Public Safety

Readying for Rowdy Fans

Major sporting events pose many property and safety risks to local businesses.
By: | February 20, 2018

Prior to the NFC Championship game in Philadelphia, the city’s police department issued guidelines for local shops, advising owners to keep any gates locked if they were to be closed at game time and remove any unsecured outdoor items like trash cans, signs and flowerpots. They also asked bar owners to serve drinks in plastic cups instead of glass.

In the city’s downtown area, police applied Crisco to keep revelers from climbing traffic lights and poles.

But that city is no stranger to exuberant — and destructive — fan celebrations. Stories of fans flipping cars, smashing windows and setting fires after a win or loss provide cautionary tales for storefronts near major events. Lack of experience exposes businesses to being underprepared and possibly under-insured.

“Any major event has two distinct footprints — inside the venue and outside the venue,” said Michael Greear, director of risk control, Aon Risk Services. “The NFL has stringent security in place at all their stadiums, but the surrounding neighborhoods may not be as prepared.”

Buttering streetlamps may not be necessary everywhere, but there are steps businesses can take to mitigate damage from a disorderly crowd:

  • Remove loose objects. Anything not bolted to the ground or a wall should be taken inside, including patio tables and chairs, portable heat lamps, signs, trash cans and decorations.
  • Add security. Hiring additional security for the day of the event can be a deterrent to potential troublemakers. “People get caught up in the crowd mentality,” Greear said. “A normal citizen may never think to do something destructive, but get them in a crowd and they start doing strange things. Having guards visible can check some of that behavior.”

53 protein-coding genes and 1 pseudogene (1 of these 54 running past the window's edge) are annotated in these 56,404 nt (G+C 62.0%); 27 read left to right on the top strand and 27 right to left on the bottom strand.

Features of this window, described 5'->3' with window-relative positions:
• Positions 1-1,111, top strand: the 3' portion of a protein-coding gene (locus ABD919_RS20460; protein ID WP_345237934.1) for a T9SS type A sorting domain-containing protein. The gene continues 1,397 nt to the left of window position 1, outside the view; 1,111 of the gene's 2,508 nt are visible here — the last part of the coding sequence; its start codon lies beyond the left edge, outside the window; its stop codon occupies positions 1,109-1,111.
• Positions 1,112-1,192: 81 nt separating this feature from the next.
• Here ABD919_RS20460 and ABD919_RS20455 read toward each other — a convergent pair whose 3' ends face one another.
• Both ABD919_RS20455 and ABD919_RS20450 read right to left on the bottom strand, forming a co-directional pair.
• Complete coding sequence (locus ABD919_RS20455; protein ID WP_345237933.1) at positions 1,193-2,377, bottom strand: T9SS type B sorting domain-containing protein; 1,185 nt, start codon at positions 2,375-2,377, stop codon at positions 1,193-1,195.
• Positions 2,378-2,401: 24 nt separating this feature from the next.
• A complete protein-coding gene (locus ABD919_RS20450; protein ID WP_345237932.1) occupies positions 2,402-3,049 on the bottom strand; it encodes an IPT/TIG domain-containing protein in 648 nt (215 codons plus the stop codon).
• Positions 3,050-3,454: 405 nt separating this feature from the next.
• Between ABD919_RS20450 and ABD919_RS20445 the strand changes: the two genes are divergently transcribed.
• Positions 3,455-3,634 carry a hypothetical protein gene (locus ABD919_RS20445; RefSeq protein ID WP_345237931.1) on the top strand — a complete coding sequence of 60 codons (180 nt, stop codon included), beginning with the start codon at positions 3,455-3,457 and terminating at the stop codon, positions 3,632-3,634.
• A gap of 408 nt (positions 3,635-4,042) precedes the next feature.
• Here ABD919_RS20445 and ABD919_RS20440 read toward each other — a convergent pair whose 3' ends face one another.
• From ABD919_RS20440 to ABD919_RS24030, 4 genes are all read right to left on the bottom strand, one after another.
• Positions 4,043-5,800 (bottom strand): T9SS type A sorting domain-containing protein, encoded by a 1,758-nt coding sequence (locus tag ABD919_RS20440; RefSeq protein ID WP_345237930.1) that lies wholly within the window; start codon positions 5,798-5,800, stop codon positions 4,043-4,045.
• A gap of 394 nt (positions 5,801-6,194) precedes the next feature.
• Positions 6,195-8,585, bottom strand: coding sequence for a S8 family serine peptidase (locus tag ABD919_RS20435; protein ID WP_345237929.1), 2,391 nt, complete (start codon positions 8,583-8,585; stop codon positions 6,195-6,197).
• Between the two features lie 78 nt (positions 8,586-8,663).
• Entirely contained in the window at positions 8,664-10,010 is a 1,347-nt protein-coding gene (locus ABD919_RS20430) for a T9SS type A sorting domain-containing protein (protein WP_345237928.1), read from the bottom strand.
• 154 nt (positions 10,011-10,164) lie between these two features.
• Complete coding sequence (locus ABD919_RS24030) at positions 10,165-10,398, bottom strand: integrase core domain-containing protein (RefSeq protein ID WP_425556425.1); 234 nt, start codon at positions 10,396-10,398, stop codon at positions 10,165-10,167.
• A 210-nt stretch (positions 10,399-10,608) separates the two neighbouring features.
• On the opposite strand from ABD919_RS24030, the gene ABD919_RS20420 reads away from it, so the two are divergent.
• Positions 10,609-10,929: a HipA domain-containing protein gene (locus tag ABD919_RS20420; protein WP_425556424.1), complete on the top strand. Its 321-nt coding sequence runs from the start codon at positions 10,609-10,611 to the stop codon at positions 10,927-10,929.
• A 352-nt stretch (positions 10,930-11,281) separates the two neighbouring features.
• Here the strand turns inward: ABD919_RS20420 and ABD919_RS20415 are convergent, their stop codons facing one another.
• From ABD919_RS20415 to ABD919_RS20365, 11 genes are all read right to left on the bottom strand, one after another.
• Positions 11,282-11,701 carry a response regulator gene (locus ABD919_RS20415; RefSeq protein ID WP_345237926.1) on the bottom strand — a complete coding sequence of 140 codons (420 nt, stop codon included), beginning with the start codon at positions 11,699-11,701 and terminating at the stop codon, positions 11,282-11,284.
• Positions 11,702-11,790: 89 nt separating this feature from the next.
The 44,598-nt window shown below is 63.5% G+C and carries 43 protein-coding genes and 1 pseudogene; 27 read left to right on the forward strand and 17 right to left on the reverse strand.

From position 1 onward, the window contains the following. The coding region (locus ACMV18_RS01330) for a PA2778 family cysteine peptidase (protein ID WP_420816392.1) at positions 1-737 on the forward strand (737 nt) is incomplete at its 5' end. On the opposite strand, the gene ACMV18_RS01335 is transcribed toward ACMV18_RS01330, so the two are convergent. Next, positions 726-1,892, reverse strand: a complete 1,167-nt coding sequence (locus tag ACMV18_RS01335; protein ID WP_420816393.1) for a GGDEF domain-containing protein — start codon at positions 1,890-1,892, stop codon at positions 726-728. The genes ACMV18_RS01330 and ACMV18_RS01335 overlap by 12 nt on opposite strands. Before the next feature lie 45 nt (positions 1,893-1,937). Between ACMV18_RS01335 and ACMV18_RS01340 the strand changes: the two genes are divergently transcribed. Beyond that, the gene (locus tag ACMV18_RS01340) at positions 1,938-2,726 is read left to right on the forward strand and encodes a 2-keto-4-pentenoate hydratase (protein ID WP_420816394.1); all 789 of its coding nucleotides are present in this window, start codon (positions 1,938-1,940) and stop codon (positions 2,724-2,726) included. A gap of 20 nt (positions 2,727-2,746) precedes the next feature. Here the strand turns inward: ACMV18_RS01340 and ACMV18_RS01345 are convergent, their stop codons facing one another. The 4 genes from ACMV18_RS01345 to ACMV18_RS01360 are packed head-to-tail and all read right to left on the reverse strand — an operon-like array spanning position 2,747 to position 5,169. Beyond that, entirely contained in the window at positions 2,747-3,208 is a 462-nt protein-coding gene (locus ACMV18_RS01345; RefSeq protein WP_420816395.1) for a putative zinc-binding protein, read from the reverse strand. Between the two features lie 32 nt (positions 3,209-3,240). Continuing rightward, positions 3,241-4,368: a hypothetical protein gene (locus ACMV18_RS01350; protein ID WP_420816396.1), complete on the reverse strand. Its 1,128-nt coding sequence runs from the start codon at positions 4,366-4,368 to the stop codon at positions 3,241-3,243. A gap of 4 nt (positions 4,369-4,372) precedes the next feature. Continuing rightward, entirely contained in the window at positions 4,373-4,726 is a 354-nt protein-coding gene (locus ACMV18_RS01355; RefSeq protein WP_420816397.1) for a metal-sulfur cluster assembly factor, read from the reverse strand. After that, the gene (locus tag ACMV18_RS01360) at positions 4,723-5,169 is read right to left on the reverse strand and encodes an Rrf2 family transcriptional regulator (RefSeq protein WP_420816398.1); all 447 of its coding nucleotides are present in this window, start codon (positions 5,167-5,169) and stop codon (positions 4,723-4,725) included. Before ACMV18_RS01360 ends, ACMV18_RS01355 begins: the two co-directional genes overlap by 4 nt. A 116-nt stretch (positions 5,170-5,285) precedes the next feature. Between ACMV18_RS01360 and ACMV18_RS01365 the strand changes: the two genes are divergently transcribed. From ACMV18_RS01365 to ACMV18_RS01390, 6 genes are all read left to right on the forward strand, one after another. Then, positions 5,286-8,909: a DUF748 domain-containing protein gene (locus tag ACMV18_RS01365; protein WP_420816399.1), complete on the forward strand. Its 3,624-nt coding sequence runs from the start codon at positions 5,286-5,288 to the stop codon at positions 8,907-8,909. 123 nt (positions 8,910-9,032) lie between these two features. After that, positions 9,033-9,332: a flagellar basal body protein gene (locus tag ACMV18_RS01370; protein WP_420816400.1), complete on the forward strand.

• Install cameras. Security cameras are a critical tool to document any incidents of property damage or injuries on a property. They can also help to establish liability if a dispute arises over where exactly an incident occurred. Like security guards, visible cameras also deter criminal activity.
  • Implement incident documentation and reporting procedures. “You have to be able to record what happened if you want to make a claim,” Greear said. “For many business owners, documenting an incident might just mean calling the police. But when you have an event like the Super Bowl, the police will probably be busy. You need a procedure to capture all the details.” In addition to cameras, that procedure could include incident report forms to document the time of the incident, how it happened and exactly what damage resulted. It’s also imperative to check insurance policies for reporting requirements. Many will stipulate filing a claim within a specific time frame.
  • Know your coverage. Property policies can vary widely in their scope and limits. “Business owners should call their broker and revisit their policies to confirm what’s covered, what’s not and how to file a claim,” Greear said. &

Katie Dwyer is a freelance editor and writer based out of Philadelphia. She can be reached at [email protected].

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